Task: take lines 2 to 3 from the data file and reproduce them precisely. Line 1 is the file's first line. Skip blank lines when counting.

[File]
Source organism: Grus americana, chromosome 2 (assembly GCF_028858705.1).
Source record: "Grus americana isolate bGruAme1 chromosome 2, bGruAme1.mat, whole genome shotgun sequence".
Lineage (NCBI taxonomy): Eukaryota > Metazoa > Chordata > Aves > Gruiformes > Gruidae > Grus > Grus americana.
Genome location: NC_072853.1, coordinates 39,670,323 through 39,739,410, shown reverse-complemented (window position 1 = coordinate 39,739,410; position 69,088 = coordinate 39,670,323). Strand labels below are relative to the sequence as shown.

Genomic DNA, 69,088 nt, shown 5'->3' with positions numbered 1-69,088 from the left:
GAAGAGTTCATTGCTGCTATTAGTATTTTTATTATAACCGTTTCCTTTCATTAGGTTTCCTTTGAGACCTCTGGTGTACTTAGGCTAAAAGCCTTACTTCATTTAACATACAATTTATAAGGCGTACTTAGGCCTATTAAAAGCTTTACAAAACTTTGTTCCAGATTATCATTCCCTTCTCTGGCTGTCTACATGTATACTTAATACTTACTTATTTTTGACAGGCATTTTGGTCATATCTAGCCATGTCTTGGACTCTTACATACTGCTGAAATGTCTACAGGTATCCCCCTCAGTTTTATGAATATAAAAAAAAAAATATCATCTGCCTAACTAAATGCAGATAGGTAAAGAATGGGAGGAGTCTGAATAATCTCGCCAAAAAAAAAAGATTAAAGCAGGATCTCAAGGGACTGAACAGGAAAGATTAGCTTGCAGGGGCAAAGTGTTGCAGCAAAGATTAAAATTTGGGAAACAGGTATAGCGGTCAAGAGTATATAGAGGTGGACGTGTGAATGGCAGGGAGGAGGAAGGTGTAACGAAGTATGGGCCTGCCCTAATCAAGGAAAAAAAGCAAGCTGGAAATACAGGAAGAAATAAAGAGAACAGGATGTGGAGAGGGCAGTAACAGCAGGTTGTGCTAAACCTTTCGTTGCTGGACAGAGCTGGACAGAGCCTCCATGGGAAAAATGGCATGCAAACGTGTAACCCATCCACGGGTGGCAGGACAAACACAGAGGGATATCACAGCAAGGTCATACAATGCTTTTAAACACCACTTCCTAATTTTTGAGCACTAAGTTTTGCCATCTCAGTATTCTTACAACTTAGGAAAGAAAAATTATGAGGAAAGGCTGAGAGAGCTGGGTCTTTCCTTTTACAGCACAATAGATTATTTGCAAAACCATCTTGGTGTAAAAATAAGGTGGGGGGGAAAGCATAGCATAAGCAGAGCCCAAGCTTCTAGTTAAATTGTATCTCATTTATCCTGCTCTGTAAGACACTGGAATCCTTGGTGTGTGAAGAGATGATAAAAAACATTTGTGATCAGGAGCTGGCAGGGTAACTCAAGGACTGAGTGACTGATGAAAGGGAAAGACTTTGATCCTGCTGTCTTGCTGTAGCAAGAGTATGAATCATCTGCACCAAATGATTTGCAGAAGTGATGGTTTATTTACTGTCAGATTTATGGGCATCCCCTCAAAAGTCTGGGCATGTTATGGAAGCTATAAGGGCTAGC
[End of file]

Source record: "Grus americana isolate bGruAme1 chromosome 2, bGruAme1.mat, whole genome shotgun sequence".
Lineage (NCBI taxonomy): Eukaryota > Metazoa > Chordata > Aves > Gruiformes > Gruidae > Grus > Grus americana.